Darfur ambush kills four peacekeepers in Sudan

Image caption Geneina is south-west of Fasher, on Darfur's border with Chad

Four peacekeepers have been killed and eight wounded in an ambush in Sudan's western Darfur region, according to the joint UN-African Union mission Unamid.

The troops, who were from Nigeria, were attacked about 2km (1.5 miles) from mission headquarters in the town of Geneina, Unamid said.

Their convoy came under fire from several directions, a spokesman said.

More than 16,000 Unamid troops are currently based in Darfur, tasked with protecting civilians since 2007.

The ambush happened on Tuesday night, Unamid said. It urged Sudan's government to prosecute the gunmen.

Some 78 Unamid troops have been killed in Darfur since its mandate started five years ago.


Violence in Darfur has come down from its peak after civil war broke out in 2003, but there are still clashes between government forces, rebels and rival ethnic groups.

But tensions have again escalated since South Sudan seceded and broke off from the north last year.

Armed robbers and bandits are also at large in western Darfur, taking advantage of the area's lack of security.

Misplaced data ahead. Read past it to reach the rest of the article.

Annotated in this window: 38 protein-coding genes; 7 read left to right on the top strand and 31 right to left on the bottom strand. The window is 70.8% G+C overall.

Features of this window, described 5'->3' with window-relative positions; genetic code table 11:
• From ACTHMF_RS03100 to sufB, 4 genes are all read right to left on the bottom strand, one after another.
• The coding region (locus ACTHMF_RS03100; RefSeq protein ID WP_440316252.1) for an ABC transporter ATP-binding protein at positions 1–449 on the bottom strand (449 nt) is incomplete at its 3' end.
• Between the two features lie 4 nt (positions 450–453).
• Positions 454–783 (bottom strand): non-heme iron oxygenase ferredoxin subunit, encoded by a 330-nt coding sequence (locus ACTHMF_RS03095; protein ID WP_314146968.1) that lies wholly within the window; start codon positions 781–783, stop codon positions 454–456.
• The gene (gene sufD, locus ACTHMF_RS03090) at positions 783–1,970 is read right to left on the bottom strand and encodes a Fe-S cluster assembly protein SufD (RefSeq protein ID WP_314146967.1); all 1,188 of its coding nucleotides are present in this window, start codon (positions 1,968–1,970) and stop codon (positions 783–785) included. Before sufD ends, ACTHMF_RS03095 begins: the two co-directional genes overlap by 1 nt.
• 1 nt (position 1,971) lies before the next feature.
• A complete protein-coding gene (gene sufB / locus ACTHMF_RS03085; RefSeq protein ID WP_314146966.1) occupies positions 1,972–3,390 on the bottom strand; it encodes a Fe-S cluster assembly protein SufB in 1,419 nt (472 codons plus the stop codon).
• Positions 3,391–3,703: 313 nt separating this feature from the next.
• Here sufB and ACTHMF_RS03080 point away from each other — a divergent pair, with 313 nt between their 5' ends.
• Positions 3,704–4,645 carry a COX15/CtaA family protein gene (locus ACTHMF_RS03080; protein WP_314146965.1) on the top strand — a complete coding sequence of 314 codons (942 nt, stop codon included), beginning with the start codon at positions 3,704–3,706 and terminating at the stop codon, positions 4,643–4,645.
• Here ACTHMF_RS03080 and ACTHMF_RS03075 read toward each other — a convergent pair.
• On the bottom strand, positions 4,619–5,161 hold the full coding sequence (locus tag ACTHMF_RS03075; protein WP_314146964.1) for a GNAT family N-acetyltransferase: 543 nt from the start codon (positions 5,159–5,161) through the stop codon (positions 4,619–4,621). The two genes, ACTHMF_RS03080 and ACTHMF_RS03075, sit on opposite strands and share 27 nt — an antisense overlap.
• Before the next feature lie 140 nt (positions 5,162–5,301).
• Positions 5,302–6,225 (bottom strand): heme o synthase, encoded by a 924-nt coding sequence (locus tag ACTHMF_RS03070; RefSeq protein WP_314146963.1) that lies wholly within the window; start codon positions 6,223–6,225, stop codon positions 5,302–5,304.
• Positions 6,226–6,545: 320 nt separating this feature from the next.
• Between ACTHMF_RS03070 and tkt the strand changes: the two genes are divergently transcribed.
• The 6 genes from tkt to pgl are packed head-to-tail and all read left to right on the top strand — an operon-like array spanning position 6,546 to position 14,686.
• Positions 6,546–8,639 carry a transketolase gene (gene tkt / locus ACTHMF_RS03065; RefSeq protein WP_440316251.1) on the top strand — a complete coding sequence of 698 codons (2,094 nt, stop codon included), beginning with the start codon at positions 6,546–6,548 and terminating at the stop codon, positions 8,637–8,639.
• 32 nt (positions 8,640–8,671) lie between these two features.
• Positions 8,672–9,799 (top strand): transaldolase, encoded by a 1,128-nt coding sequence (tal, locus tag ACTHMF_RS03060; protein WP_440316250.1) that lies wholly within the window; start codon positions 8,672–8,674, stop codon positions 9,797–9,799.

Last month dozens of people were reportedly left dead after Sudanese forces clashed with Darfur rebels.

Sudan's government accuses South Sudan of supporting anti-government rebels in Darfur - charges it denies.

Last year Sudan's President Omar al-Bashir signed a peace agreement with a group of small rebel factions, but the larger opposition groups have refused to be part of the deal.

President Bashir and other Sudanese officials are wanted by the International Criminal Court (ICC) for war crimes and crimes against humanity related to the war in Darfur.

They deny the charges, saying the scale of the suffering in Darfur has been exaggerated for political reasons.

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